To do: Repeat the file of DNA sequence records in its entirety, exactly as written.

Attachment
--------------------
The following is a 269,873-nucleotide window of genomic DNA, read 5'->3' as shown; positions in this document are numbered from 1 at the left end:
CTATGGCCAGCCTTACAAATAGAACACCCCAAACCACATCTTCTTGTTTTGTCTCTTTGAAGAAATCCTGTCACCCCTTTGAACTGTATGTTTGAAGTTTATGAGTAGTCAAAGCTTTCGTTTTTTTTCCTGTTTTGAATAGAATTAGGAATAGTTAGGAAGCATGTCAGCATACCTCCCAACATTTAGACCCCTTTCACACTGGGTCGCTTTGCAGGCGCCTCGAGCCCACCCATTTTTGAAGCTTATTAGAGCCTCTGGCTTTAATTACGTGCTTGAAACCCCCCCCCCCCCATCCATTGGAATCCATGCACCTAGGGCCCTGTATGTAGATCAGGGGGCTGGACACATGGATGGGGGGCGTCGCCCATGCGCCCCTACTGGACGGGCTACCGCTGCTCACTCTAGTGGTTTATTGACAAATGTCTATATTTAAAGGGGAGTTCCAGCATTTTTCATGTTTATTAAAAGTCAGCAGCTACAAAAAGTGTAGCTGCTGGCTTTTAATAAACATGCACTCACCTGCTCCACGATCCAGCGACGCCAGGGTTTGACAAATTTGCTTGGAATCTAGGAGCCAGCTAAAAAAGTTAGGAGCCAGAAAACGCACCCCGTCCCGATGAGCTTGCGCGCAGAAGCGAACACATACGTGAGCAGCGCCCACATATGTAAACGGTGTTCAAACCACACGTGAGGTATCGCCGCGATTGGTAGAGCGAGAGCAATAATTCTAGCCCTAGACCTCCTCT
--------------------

The following is a 269,873-nucleotide window of genomic DNA, read 5'->3' as shown; positions in this document are numbered from 1 at the left end:
CTATGGCCAGCCTTACAAATAGAACACCCCAAACCACATCTTCTTGTTTTGTCTCTTTGAAGAAATCCTGTCACCCCTTTGAACTGTATGTTTGAAGTTTATGAGTAGTCAAAGCTTTCGTTTTTTTTCCTGTTTTGAATAGAATTAGGAATAGTTAGGAAGCATGTCAGCATACCTCCCAACATTTAGACCCCTTTCACACTGGGTCGCTTTGCAGGCGCCTCGAGCCCACCCATTTTTGAAGCTTATTAGAGCCTCTGGCTTTAATTACGTGCTTGAAACCCCCCCCCCCCCATCCATTGGAATCCATGCACCTAGGGCCCTGTATGTAGATCAGGGGGCTGGACACATGGATGGGGGGCGTCGCCCATGCGCCCCTACTGGACGGGCTACCGCTGCTCACTCTAGTGGTTTATTGACAAATGTCTATATTTAAAGGGGAGTTCCAGCATTTTTCATGTTTATTAAAAGTCAGCAGCTACAAAAAGTGTAGCTGCTGGCTTTTAATAAACATGCACTCACCTGCTCCACGATCCAGCGACGCCAGGGTTTGACAAATTTGCTTGGAATCTAGGAGCCAGCTAAAAAAGTTAGGAGCCAGAAAACGCACCCCGTCCCGATGAGCTTGCGCGCAGAAGCGAACACATACGTGAGCAGCGCCCACATATGTAAACGGTGTTCAAACCACACGTGAGGTATCGCCGCGATTGGTAGAGCGAGAGCAATAATTCTAGCCCTAGACCTCCTCT